Sweet Child of Mine

By Colin Flaherty

Like most practitioners in the arts, Bron Batton’s parents don’t quite get what she actually does. Through a series of filmed interviews, performances and monologues by Bron and even live stand up spots by her Dad, James, Sweet Child of Mine explores the cultural and generational divide between Mr and Mrs Batten and one of their offspring.

A lot of the humour comes from the parent’s blunt but honest responses to the questions Bron poses to them about the art world. This raises the question of whether the comedic premise of this performance is focused on the artistic naïvety of the older generation or the pretentiousness of the performing arts. It could depend on the audience watching it; an arty Fringe Festival crowd could lean towards the former while a general Comedy Festival audience could see the latter. It walks this fine line constantly but all can agree that having a loving and supportive family is the point of this show.

The dance pieces that Bron performs for us are executed seriously. Humorous costuming (she performs most of the show dressed in her underwear and dons some elaborately amusing outfits) keep it from being too much like a dour modern dance show. She does a good job of giving us a taste of the dance pieces that are referred to in the interviews but curiously, they don’t always match the conversations chronologically.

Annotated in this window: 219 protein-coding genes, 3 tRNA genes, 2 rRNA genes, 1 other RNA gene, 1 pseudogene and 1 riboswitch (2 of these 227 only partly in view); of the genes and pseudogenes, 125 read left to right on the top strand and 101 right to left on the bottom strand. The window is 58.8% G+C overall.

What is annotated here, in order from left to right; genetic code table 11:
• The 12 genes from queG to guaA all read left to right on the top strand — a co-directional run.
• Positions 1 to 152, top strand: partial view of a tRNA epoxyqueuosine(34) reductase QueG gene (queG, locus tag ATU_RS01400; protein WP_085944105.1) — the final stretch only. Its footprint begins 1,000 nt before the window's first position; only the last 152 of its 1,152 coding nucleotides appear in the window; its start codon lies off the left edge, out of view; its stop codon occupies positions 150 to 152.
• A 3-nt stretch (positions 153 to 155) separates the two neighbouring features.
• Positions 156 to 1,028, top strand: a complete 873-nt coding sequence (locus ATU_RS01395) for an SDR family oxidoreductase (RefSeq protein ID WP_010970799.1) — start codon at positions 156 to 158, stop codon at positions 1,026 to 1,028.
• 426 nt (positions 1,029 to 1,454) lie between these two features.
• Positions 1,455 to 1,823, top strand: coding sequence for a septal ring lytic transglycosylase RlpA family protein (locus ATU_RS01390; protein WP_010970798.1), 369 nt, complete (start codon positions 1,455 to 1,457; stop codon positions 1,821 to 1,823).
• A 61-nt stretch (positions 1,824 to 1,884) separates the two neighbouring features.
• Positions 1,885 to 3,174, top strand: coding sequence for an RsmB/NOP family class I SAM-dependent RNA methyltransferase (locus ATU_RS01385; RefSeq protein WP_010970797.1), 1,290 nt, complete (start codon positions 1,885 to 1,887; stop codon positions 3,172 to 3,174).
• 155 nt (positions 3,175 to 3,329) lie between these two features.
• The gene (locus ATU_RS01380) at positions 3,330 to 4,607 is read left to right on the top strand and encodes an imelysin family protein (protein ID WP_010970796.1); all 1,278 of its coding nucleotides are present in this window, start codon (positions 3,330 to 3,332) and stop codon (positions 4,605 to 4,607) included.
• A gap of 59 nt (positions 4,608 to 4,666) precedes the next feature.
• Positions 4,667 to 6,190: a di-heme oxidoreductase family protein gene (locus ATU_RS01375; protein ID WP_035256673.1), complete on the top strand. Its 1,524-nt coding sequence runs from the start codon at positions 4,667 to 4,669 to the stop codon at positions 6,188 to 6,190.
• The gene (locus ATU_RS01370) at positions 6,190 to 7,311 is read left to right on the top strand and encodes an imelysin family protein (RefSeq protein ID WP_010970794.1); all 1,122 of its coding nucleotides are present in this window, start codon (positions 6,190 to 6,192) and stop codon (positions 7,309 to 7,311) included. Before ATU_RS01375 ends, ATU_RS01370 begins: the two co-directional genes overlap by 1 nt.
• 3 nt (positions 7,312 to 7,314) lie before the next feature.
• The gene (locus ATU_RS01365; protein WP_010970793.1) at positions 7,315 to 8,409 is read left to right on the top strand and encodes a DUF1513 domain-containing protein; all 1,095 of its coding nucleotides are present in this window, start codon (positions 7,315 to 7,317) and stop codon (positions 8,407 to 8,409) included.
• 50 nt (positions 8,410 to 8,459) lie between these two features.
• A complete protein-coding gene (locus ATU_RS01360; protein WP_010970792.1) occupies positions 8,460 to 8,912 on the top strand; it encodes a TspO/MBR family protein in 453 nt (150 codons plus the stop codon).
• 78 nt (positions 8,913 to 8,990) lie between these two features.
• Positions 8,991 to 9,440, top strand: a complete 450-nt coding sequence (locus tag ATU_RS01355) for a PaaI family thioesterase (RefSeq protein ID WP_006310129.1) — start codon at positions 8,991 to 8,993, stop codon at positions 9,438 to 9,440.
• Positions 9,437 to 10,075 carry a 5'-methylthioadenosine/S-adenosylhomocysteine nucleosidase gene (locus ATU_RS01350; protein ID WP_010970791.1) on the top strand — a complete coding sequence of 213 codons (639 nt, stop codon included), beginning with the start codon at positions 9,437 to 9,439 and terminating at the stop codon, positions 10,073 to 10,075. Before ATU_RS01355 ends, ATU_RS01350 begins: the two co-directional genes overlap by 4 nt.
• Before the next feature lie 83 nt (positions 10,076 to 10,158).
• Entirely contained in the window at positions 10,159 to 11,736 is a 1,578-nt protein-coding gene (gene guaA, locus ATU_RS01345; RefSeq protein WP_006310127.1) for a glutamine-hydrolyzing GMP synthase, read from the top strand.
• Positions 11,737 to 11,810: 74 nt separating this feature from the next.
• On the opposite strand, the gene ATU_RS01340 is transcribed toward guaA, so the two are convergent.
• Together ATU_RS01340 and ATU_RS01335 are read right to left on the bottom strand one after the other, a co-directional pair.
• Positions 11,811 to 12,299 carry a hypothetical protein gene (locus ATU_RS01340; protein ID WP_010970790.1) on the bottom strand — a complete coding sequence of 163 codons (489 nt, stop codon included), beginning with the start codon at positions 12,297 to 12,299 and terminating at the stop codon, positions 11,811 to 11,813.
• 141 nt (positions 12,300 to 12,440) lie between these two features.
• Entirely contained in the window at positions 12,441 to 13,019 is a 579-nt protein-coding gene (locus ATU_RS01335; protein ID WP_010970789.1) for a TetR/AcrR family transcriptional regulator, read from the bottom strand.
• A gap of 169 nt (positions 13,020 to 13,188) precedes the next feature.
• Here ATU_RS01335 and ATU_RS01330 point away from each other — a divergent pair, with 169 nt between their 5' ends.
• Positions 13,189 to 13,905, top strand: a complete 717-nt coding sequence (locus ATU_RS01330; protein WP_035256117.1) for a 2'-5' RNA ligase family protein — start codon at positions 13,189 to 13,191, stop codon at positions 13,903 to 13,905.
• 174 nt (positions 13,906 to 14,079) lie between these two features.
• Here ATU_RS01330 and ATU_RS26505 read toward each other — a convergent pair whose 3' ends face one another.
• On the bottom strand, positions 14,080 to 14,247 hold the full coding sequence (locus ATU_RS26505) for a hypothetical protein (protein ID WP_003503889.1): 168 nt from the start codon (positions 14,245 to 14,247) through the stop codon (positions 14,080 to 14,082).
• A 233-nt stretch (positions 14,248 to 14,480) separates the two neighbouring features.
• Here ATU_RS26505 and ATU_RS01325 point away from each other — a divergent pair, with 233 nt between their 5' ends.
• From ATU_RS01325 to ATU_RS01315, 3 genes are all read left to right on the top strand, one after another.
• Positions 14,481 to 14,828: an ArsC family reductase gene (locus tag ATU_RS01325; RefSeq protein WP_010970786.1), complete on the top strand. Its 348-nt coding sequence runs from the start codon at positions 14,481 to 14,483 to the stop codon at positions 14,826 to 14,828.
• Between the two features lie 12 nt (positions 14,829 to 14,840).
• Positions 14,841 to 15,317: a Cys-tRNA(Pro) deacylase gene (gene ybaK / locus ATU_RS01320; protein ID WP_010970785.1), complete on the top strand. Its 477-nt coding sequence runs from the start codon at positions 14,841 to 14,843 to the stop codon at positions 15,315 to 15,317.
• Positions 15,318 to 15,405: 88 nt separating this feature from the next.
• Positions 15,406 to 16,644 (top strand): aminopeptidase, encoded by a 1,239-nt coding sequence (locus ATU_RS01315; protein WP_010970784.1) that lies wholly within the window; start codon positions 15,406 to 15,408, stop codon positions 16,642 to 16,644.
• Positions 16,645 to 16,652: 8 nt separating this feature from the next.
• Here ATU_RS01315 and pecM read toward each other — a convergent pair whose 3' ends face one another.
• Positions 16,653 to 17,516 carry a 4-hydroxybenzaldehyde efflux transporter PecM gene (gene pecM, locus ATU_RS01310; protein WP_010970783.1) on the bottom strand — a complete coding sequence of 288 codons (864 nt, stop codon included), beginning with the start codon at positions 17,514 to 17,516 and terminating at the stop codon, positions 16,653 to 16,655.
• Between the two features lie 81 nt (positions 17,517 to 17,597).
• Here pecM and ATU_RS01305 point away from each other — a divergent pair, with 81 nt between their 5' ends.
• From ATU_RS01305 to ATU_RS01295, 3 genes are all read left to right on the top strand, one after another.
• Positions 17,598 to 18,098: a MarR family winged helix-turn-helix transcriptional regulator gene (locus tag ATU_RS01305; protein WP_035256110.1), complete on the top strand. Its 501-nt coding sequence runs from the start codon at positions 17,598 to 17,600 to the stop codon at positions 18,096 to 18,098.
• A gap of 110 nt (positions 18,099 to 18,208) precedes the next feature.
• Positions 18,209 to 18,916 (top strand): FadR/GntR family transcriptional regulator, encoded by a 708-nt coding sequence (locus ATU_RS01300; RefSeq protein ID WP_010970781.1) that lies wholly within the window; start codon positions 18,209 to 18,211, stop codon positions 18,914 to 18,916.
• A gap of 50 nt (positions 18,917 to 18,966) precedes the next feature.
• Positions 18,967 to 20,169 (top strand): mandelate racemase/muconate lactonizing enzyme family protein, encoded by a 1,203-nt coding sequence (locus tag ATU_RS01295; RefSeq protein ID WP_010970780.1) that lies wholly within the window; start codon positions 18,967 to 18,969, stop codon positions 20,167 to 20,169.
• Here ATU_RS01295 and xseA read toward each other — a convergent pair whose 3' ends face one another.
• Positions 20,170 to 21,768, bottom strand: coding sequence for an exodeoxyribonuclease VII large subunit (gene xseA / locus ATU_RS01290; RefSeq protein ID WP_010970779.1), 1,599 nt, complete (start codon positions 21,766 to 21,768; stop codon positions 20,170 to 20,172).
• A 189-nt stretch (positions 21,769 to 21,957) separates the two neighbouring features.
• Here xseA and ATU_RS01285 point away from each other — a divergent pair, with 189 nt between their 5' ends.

Bron does a serviceable job in making her monologues amusing. Her anecdotes about her family’s history and her artistic endeavours contain enough funny details to elicit some laughs of recognition.

A roleplaying exercise involving an audience volunteer speaking with Bron’s mother via telephone is an attempt to tug at the heartstrings. Only hearing one side of the conversation is disappointing and robs this scene of its power.

James threatens to steal the show whenever he is on stage or screen. Flirting with his demure wife of 40+ years is so charmingly cheeky. He tells adorable Dad Jokes, pokes fun at Bron’s lifestyle and bravely goes off script to his daughter’s horror. He seems to be really enjoying touring this show with his daughter.

A bold and ambitious endeavour, Sweet Child of Mine has been garnering acclaim at various Fringe Festivals but it is still geared towards dramatic performance rather than a comedic one. Nonetheless it has enough warmth to keep you smiling.